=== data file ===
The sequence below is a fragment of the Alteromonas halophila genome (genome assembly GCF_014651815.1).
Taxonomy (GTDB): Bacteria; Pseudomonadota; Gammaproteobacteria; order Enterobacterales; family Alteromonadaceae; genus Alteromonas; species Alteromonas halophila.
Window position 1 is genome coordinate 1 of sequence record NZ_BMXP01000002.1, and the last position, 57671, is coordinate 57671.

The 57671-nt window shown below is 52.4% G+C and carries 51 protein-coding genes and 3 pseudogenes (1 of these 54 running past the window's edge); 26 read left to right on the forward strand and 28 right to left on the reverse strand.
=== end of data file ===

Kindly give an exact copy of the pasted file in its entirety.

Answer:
The sequence below is a fragment of the Alteromonas halophila genome (genome assembly GCF_014651815.1).
Taxonomy (GTDB): Bacteria; Pseudomonadota; Gammaproteobacteria; order Enterobacterales; family Alteromonadaceae; genus Alteromonas; species Alteromonas halophila.
Window position 1 is genome coordinate 1 of sequence record NZ_BMXP01000002.1, and the last position, 57671, is coordinate 57671.

The 57671-nt window shown below is 52.4% G+C and carries 51 protein-coding genes and 3 pseudogenes (1 of these 54 running past the window's edge); 26 read left to right on the forward strand and 28 right to left on the reverse strand.